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Inside Look: Boeing Concludes EcoDemonstrator SAF Emission Test with NASA
The group studies the effects of non-carbon emission on climate change.
Boeing has concluded a series of flight tests with NASA studying emissions from Sustainable Aviation Fuel (SAF) and its effect on the formation of contrails. The duo performed 10 test flights using the Boeing 737-10 EcoDemonstrator airplane and NASA’s Douglas DC-8 jetliner Airborne Science Laboratory. Each flight lasts from three to five hours, spanning from Montana to the Pacific coast. DLR, FAA, GE Aerospace, and other industry stakeholders also partake in the campaign.
Boeing flew the EcoDemonstrator airplane with low-sulfur conventional aviation few in the wing tanks and SAF in the center tank. The flight crew alternated fuel supply during the cruise while the DC-8 flew behind the commercial jet and measured emissions produced by each type of fuel and contrail ice particles. The pair also gathered data to study the contrail formation visually. NASA collected satellite images of the contrail, and Boeing recorded the formation process from within the airframe using GoPro cameras.
The consortium hosted a debrief on Tuesday, sharing initial observations, and AirlineGeeks got a behind-the-scenes look at the test during the event.
During the debrief, the group shared more details about the logistics efforts that went into conducting these flight tests.
Since the primary focus for this test lies on non-carbon emissions from the SAF compared with the traditional jet fuel, the group delicately procured the same fuels with low sulfur content throughout the life of the EcoDemonstrator program to limit variability between the tests.
Nicki Reid, operations engineer/DC-8 mission manager, also shared more details about the flight operation. Each test run lasts about 20 to 30 minutes on a fuel type. The aircraft would then turn around while maintaining the same altitude and power settings so the environmental factors are relatively constant.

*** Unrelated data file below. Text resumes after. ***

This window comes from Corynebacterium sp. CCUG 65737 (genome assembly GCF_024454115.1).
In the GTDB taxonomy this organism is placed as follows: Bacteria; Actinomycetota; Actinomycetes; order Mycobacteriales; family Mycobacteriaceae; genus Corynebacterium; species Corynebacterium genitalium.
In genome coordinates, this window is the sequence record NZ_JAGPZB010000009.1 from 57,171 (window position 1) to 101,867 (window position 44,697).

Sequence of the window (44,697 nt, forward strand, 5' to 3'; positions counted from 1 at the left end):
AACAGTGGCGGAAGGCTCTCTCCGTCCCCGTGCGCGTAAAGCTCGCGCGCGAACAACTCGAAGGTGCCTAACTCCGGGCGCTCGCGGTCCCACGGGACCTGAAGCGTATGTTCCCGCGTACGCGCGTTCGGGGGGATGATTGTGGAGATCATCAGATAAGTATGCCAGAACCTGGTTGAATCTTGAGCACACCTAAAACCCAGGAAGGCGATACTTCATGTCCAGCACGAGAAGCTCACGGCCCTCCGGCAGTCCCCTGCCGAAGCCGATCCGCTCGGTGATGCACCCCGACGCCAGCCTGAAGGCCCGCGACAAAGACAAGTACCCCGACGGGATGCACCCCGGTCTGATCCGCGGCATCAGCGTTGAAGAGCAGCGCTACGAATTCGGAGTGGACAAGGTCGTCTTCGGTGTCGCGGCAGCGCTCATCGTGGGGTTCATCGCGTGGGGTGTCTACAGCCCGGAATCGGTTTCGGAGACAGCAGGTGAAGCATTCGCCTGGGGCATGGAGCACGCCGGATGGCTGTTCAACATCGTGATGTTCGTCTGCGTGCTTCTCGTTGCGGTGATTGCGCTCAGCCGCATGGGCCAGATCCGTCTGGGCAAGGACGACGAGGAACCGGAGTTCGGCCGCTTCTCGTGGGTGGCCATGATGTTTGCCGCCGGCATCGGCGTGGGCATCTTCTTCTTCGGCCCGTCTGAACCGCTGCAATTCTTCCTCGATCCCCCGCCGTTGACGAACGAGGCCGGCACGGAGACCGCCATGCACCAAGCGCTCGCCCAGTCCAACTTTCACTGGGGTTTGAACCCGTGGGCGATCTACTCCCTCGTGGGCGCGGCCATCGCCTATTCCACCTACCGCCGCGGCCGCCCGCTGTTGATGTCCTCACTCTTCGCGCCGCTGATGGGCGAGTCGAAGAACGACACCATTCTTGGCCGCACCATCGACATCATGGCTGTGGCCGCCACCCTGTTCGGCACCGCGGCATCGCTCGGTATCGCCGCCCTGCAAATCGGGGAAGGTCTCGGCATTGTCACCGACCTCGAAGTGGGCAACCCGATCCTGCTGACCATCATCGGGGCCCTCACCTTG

While not many results have been shared and won’t be ready for several months, NASA’s principal investigator Richard Moore shared that the team has observed that contrails from the new 737 MAX 10 are much thinner and less sustained than those coming out of the DC-8.
Cassi Miller, the senior staff engineer from GE Aerospace, also thinks that these first tests with both CFM LEAP-1B engines running on 100% SAF could help the company push regulations forward to go beyond the current 50% SAF blend limit.
There is consensus that the amount of ice crystals forming in the contrails will have a warming and cooling effect on the environment. The group hopes that data collected from these tests can help scientists improve the accuracy of existing models.
An Inside Look
The DC-8 hosted 17 instrumentations onboard to measure emissions from the latest generation Boeing jet. For instance, it carried the Langley Aerosol Research Group Experiment (LARGE). The “classic” suite of instrumentation measures in-situ aerosol microphysical and optical properties of samples from an inlet on the top of the plane. The equipment groups small particles into droplets and measures the quantity in five groups ranging from 3nm to 32nm.
The Right Amount of Dramamine Needed
Flight crew Andy Barry and Tracy Phelps also explained how they flew the DC-8 behind the MAX.
” In the visible conditions, we know exactly where it is. They (NASA Scientists) liked us sweeping in and out since they want to clean out and get that ambient environment, then we get back in the wake and sample again. It’s really intense flying, very hands-on.”
When the contrails are not visible, the flight crew had to predict the location of the contrail based on models established from previous DLR campaigns. However, that does not always produce the most accurate models, and the plane would respond rather radically when it went into the primary wake. As a NASA engineer says, “You dialed in the right amount of Dramamine after a few flights.”
Lunch is Important in Flight Testing
While the DC-8 focused on measuring outputs from the EcoDemonstrator, the Boeing engineers onboard needed to ensure that it was producing consistent results.
The aircraft is equipped with sensors to measure particle levels in the clean air so the parties can estimate the location of the contrails. The engineers are constantly monitoring that the engines are running as expected when it’s running on 100% SAF. All this could be valuable data points to pave the way for certifying running 100% SAF in commercial flights.
Although the aircraft just came off the production line, it did not have a fully equipped galley. The flight test team has designated two overhead stowage bins for their lunches.
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